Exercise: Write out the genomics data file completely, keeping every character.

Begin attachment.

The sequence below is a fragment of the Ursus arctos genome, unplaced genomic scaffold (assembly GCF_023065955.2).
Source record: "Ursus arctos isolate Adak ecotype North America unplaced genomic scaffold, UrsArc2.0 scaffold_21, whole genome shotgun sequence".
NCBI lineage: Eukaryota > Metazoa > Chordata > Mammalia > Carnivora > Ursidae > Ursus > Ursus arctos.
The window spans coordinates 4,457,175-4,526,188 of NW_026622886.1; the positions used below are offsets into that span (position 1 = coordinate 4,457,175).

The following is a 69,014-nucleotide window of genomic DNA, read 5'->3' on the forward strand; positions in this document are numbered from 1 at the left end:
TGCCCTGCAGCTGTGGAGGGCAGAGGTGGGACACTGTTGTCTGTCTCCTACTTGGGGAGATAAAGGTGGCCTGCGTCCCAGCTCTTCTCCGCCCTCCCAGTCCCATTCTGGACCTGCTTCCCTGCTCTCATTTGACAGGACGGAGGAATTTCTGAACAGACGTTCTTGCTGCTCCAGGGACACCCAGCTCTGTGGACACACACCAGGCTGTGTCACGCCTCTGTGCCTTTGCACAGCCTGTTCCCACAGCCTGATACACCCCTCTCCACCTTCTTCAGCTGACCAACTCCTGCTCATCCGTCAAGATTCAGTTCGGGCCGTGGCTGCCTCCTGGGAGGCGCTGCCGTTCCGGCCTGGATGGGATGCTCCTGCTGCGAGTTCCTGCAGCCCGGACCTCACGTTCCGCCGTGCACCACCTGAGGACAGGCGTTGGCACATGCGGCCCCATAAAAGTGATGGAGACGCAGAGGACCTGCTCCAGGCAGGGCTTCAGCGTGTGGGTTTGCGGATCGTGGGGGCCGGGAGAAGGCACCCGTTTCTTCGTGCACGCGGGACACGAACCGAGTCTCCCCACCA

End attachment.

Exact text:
The sequence below is a fragment of the Ursus arctos genome, unplaced genomic scaffold (assembly GCF_023065955.2).
Source record: "Ursus arctos isolate Adak ecotype North America unplaced genomic scaffold, UrsArc2.0 scaffold_21, whole genome shotgun sequence".
NCBI lineage: Eukaryota > Metazoa > Chordata > Mammalia > Carnivora > Ursidae > Ursus > Ursus arctos.
The window spans coordinates 4,457,175-4,526,188 of NW_026622886.1; the positions used below are offsets into that span (position 1 = coordinate 4,457,175).

The following is a 69,014-nucleotide window of genomic DNA, read 5'->3' on the forward strand; positions in this document are numbered from 1 at the left end:
TGCCCTGCAGCTGTGGAGGGCAGAGGTGGGACACTGTTGTCTGTCTCCTACTTGGGGAGATAAAGGTGGCCTGCGTCCCAGCTCTTCTCCGCCCTCCCAGTCCCATTCTGGACCTGCTTCCCTGCTCTCATTTGACAGGACGGAGGAATTTCTGAACAGACGTTCTTGCTGCTCCAGGGACACCCAGCTCTGTGGACACACACCAGGCTGTGTCACGCCTCTGTGCCTTTGCACAGCCTGTTCCCACAGCCTGATACACCCCTCTCCACCTTCTTCAGCTGACCAACTCCTGCTCATCCGTCAAGATTCAGTTCGGGCCGTGGCTGCCTCCTGGGAGGCGCTGCCGTTCCGGCCTGGATGGGATGCTCCTGCTGCGAGTTCCTGCAGCCCGGACCTCACGTTCCGCCGTGCACCACCTGAGGACAGGCGTTGGCACATGCGGCCCCATAAAAGTGATGGAGACGCAGAGGACCTGCTCCAGGCAGGGCTTCAGCGTGTGGGTTTGCGGATCGTGGGGGCCGGGAGAAGGCACCCGTTTCTTCGTGCACGCGGGACACGAACCGAGTCTCCCCACCA